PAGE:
Sailing club is planning hassle-free boat program

January 20, 1991|By Steve McKerrow

Every boat owner knows the frustration of all the chores and expenses that come along with even the simplest of vessels.

There are the costs of a marina, mooring or trailer launch arrangements, for example. In spring comes fitting out, and in the fall winterization. Throughout the season, it seems, the time you want to be spending on the water is actually occupied with cleaning, transporting or otherwise maintaining the vessel.

No wonder the old joke says the best two moments in a boat owner's life are the day he buys it and the day he sells it.

An alternative is in the offing in Baltimore's Inner Harbor in the form of a new sailing club through which members are entitled to the use of a 22-foot keel sloop, but are not responsible for ownership hassles.

"We think it's an economical way to get out there," says Jef Eyring, vice president and co-founder with president Doug Silber of the fledgling Downtown Sailing Club.

The club, which is located at the new Harborview Marina complex on Key Highway, is planning, by the spring sailing season, to have at least four and perhaps six J-22 class boats available to members on a reservation basis.

A full membership for experienced sailors has been pegged at a $500 initiation fee and $500 annual dues. An associate membership aimed at teaching new sailors the skill -- associates would sail with instructors or other experienced members -- is available for a $250 initiation/$250 annual dues cost.

According to Mr. Eyring, members would be able to make reservations to use a boat up to twice weekly, for a duration of two to four hours for each outing.

In addition, it is anticipated the club's fleet would be available for use by members of the loosely affiliated Baltimore City Yacht Association in weekly Tuesday night races.

"We anticipate having people there to prepare the boats so you can really just walk to the end of the dock and step on, then leave it at the end of the dock for staff to clean up and take care of," says Mr. Eyring. "In the harbor area, you can really get a nice sail in a couple of hours."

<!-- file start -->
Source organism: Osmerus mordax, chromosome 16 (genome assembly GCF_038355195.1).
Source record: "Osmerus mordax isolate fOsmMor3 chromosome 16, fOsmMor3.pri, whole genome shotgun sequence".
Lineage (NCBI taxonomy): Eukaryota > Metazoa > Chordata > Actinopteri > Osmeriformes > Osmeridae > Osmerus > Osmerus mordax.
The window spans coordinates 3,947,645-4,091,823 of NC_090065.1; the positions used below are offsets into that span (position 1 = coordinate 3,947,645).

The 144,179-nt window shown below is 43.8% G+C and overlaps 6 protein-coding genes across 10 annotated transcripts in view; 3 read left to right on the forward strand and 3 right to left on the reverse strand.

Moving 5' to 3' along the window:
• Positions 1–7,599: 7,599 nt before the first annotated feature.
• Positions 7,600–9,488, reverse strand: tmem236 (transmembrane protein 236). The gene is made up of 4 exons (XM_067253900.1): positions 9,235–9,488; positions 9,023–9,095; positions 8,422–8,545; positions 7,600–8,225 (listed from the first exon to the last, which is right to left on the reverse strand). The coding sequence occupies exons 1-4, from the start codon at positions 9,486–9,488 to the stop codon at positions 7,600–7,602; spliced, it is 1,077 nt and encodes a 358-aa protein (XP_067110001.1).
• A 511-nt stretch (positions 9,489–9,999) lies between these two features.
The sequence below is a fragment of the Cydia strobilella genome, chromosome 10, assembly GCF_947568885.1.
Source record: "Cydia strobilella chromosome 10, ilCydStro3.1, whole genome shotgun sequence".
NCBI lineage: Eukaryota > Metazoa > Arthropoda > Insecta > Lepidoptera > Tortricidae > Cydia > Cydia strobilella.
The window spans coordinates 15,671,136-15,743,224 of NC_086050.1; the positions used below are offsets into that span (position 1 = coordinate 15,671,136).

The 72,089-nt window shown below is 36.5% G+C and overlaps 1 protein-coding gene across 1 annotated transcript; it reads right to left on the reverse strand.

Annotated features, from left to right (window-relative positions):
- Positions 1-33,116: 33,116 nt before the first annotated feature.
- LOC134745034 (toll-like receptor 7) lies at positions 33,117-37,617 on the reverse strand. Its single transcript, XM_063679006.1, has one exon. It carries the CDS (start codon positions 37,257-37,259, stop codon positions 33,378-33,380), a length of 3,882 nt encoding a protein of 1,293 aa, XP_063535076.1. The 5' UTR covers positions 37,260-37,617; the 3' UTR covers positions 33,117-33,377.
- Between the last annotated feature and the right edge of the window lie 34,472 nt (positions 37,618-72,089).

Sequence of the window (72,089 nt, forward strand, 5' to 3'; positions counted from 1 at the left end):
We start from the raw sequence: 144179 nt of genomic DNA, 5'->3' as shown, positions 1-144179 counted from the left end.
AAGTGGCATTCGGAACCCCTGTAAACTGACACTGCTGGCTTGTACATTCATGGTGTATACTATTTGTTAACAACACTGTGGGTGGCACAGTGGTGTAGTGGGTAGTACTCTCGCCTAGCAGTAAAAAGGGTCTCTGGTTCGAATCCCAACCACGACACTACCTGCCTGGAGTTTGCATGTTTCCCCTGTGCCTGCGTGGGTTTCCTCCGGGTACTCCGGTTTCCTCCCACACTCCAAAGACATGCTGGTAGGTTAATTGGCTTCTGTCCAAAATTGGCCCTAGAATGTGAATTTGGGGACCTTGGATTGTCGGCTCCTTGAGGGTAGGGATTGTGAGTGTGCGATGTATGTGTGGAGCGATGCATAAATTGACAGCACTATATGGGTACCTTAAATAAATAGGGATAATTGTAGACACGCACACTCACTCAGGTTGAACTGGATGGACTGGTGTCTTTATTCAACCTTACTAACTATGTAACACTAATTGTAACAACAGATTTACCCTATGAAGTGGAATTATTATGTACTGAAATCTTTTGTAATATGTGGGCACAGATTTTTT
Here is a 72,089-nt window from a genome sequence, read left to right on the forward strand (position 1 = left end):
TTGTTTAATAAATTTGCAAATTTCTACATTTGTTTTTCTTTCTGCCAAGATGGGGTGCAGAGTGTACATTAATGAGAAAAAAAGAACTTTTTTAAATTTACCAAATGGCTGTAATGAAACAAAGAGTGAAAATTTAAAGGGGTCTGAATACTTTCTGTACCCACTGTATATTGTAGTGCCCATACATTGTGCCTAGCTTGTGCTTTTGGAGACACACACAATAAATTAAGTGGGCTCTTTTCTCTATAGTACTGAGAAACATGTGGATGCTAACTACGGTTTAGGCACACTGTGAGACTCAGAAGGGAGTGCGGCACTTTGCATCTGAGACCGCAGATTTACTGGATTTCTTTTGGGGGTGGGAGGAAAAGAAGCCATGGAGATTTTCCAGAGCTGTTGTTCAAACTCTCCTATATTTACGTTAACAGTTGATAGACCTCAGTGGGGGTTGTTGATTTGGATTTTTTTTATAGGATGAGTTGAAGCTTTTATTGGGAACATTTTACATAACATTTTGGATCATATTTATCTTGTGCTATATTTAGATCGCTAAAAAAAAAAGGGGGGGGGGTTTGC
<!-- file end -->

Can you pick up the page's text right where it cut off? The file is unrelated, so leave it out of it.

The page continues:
The J-22 was selected by the club for several reasons.

"For the confines of the harbor, we wanted a boat that was easy to handle, but had the stability and comfort to go out into the bay or the Patapsco and really do some sailing," explains Mr. Eyring.

Unlike a centerboard boat, which can capsize if badly handled, the J-22 has a fixed keel and wide beam (eight feet) for stability. A small cuddy cabin offers shelter and storage. Yet the boat's fractional sloop rig is sophisticated and can be fine-tuned for competitive racing, including the use of a spinnaker.

The boat, for instance, has been selected for use in the first all-woman match race in the U.S., the recently announced "J-22 Regatta" scheduled May 17-19 in Baltimore, off Fort McHenry.

And to demonstrate their potential, two J-22s, including the sailing club's own first vessel, took part in November in the first Senator's Cup Match Race. Sailed in the Inner Harbor with the start off Harrison's Pier Five restaurant, the race was created by and named for Maryland State Sen. John Pica, who is a competitive racer in the Baltimore City Yacht Association. (Mark Fischer, co-chairman of last fall's Columbus Cup races here, won the five-race series over Mr. Pica.)

Club founders Silber and Eyring are both board members of the yacht association, and Mr. Silber is directing the 1991 Columbus Cup events, the third staging of this high quality international match race event.

And both men hope to eventually use the Downtown Sailing Club as a way to get young people involved in sail racing in the harbor.

For instance, says Mr. Eyring, it is hoped that a program for those in the 12- to-18 age range will be started late this summer or early fall.

Next year youngsters 8 to 12 would be included, and a third facet of the program, in concert with the Harborview Marina, is envisioned to attract city youngsters in the harbor community who otherwise would not have access to the relatively expensive pastime.

Also being explored are ways to involve collegiate sailors in the area.

Mr. Eyring says clubs of somewhat similar design have been started in Boston, New York and Philadelphia in recent years.

"What we hope to do is create a cost effective alternative to owning your own boat," he says.

For information about the club, including a membership application, call Mr. Eyring at 792-8080 or Mr. Silber at 435-6960.

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